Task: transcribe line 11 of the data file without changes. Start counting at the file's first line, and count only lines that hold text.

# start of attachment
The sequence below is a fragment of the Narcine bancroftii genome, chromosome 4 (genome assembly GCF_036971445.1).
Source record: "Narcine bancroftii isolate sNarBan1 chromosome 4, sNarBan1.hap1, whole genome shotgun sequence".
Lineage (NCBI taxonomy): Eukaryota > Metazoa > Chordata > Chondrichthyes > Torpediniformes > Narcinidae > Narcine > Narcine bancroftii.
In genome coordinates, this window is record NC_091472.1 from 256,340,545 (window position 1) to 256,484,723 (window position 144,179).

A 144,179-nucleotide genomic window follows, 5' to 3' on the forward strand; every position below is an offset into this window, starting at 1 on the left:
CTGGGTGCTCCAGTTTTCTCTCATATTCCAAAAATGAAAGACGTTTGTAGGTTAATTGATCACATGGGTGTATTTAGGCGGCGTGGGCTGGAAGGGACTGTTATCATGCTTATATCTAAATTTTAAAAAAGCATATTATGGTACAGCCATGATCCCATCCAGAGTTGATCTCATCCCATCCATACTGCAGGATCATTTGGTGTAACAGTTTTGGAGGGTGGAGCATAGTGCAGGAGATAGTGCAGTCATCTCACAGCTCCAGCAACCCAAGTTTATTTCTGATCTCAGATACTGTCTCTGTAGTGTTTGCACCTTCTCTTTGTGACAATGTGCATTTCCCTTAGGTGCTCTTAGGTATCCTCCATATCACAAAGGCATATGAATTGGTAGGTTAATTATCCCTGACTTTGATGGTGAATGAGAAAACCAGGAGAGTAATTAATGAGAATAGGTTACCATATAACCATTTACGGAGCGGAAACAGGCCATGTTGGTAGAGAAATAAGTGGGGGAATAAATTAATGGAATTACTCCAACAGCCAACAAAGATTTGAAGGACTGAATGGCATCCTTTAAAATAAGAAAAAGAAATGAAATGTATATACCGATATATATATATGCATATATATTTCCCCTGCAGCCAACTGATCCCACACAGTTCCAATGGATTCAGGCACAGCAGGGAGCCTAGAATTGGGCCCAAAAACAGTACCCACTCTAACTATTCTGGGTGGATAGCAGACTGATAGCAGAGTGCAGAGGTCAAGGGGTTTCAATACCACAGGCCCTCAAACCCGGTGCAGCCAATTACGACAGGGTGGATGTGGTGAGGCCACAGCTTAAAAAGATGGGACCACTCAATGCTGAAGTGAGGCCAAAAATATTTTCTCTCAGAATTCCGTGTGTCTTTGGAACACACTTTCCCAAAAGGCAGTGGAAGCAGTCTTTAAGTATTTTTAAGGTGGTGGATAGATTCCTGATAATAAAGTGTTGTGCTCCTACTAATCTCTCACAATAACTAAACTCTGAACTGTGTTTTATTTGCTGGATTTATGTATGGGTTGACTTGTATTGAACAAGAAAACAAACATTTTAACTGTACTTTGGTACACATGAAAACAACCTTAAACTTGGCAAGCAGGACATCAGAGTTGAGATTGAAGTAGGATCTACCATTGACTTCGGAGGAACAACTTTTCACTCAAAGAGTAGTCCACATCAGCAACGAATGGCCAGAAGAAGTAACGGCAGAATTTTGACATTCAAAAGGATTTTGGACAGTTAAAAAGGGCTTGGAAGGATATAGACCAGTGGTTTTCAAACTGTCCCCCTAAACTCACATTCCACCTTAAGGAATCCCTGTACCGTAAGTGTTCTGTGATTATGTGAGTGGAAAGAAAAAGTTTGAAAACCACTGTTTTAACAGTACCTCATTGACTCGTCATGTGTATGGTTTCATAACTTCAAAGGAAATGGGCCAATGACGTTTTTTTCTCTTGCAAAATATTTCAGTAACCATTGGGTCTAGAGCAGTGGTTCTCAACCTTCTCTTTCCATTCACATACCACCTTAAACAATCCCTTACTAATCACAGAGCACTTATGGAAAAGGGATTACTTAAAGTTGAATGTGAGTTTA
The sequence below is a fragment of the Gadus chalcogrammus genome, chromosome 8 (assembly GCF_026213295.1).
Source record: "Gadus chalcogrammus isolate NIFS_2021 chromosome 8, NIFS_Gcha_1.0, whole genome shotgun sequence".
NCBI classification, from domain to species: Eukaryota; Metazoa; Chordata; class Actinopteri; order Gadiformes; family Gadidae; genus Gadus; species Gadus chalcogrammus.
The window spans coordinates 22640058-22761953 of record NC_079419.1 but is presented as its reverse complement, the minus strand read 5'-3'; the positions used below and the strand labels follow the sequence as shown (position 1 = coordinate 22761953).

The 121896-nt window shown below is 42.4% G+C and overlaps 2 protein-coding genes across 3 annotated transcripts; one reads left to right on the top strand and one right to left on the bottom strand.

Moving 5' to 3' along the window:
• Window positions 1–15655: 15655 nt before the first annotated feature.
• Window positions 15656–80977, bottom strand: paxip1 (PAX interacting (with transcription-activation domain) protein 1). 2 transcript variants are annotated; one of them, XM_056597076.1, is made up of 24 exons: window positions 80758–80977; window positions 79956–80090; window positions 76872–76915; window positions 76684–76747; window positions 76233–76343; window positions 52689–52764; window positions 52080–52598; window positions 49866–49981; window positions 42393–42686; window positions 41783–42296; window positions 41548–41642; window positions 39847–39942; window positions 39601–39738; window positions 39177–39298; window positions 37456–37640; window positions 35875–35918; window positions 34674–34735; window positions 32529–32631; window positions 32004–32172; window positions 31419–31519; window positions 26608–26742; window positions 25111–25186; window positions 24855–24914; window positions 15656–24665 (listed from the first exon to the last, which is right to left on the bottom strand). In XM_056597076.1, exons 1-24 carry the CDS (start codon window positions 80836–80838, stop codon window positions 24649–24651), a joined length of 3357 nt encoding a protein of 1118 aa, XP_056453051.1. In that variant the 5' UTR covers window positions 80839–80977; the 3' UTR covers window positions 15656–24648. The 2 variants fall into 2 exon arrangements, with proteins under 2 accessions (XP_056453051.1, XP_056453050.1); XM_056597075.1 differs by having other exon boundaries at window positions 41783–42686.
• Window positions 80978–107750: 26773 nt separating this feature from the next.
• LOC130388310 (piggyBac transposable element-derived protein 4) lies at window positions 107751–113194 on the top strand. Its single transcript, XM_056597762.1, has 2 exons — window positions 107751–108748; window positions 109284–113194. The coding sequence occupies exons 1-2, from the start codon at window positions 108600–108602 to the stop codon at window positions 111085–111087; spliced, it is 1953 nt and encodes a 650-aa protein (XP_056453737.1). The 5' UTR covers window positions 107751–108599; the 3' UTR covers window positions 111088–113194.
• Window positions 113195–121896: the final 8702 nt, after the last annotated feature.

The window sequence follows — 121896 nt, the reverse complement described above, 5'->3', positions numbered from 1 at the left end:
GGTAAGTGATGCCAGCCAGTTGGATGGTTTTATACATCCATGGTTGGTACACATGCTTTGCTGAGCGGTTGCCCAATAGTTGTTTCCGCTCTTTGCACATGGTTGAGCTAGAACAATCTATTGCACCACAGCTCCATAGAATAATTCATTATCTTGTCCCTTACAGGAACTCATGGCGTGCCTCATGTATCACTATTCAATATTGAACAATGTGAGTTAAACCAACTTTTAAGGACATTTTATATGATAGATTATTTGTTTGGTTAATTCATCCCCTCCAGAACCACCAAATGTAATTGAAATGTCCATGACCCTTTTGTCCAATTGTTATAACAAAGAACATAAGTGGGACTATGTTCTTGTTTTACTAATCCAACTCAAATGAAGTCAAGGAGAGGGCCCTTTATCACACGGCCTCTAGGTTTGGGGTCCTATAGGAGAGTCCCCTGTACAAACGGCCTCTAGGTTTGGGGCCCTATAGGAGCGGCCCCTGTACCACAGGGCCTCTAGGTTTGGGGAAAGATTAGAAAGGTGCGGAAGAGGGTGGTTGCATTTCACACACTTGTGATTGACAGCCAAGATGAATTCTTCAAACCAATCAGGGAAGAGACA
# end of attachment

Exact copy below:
The 121896-nt window shown below is 42.4% G+C and overlaps 2 protein-coding genes across 3 annotated transcripts; one reads left to right on the top strand and one right to left on the bottom strand.